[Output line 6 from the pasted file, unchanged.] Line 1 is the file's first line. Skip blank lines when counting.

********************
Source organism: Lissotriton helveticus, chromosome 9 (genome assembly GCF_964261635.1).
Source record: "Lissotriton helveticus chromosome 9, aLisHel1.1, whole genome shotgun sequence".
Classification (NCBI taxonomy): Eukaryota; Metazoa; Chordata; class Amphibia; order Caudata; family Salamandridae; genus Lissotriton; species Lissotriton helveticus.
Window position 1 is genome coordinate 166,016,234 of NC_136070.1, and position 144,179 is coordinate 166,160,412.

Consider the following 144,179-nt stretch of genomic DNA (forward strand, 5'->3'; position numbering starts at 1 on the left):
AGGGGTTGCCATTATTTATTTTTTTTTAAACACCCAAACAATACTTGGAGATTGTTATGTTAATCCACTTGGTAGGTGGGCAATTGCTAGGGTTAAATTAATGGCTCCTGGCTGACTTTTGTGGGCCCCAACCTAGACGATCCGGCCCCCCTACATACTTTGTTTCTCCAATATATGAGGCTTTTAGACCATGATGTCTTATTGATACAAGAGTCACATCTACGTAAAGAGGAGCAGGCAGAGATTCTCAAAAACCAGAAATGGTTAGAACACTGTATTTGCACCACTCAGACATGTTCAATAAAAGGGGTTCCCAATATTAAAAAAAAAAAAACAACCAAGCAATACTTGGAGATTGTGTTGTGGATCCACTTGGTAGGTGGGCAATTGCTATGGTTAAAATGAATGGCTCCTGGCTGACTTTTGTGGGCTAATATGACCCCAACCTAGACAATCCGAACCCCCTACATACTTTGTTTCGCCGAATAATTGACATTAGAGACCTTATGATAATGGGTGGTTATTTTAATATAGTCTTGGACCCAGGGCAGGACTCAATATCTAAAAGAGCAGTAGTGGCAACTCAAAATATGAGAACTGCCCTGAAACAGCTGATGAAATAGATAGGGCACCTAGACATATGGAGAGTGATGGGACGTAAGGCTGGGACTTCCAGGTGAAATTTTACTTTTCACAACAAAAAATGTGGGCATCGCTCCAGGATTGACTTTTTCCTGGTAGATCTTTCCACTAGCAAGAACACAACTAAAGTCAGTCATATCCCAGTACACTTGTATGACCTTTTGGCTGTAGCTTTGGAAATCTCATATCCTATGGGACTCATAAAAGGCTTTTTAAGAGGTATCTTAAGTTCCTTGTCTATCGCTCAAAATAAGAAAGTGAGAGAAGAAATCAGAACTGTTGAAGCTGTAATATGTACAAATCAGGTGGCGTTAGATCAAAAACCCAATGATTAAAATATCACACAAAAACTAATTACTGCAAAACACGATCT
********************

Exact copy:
AGGGGTTGCCATTATTTATTTTTTTTTAAACACCCAAACAATACTTGGAGATTGTTATGTTAATCCACTTGGTAGGTGGGCAATTGCTAGGGTTAAATTAATGGCTCCTGGCTGACTTTTGTGGGCCCCAACCTAGACGATCCGGCCCCCCTACATACTTTGTTTCTCCAATATATGAGGCTTTTAGACCATGATGTCTTATTGATACAAGAGTCACATCTACGTAAAGAGGAGCAGGCAGAGATTCTCAAAAACCAGAAATGGTTAGAACACTGTATTTGCACCACTCAGACATGTTCAATAAAAGGGGTTCCCAATATTAAAAAAAAAAAAACAACCAAGCAATACTTGGAGATTGTGTTGTGGATCCACTTGGTAGGTGGGCAATTGCTATGGTTAAAATGAATGGCTCCTGGCTGACTTTTGTGGGCTAATATGACCCCAACCTAGACAATCCGAACCCCCTACATACTTTGTTTCGCCGAATAATTGACATTAGAGACCTTATGATAATGGGTGGTTATTTTAATATAGTCTTGGACCCAGGGCAGGACTCAATATCTAAAAGAGCAGTAGTGGCAACTCAAAATATGAGAACTGCCCTGAAACAGCTGATGAAATAGATAGGGCACCTAGACATATGGAGAGTGATGGGACGTAAGGCTGGGACTTCCAGGTGAAATTTTACTTTTCACAACAAAAAATGTGGGCATCGCTCCAGGATTGACTTTTTCCTGGTAGATCTTTCCACTAGCAAGAACACAACTAAAGTCAGTCATATCCCAGTACACTTGTATGACCTTTTGGCTGTAGCTTTGGAAATCTCATATCCTATGGGACTCATAAAAGGCTTTTTAAGAGGTATCTTAAGTTCCTTGTCTATCGCTCAAAATAAGAAAGTGAGAGAAGAAATCAGAACTGTTGAAGCTGTAATATGTACAAATCAGGTGGCGTTAGATCAAAAACCCAATGATTAAAATATCACACAAAAACTAATTACTGCAAAACACGATCT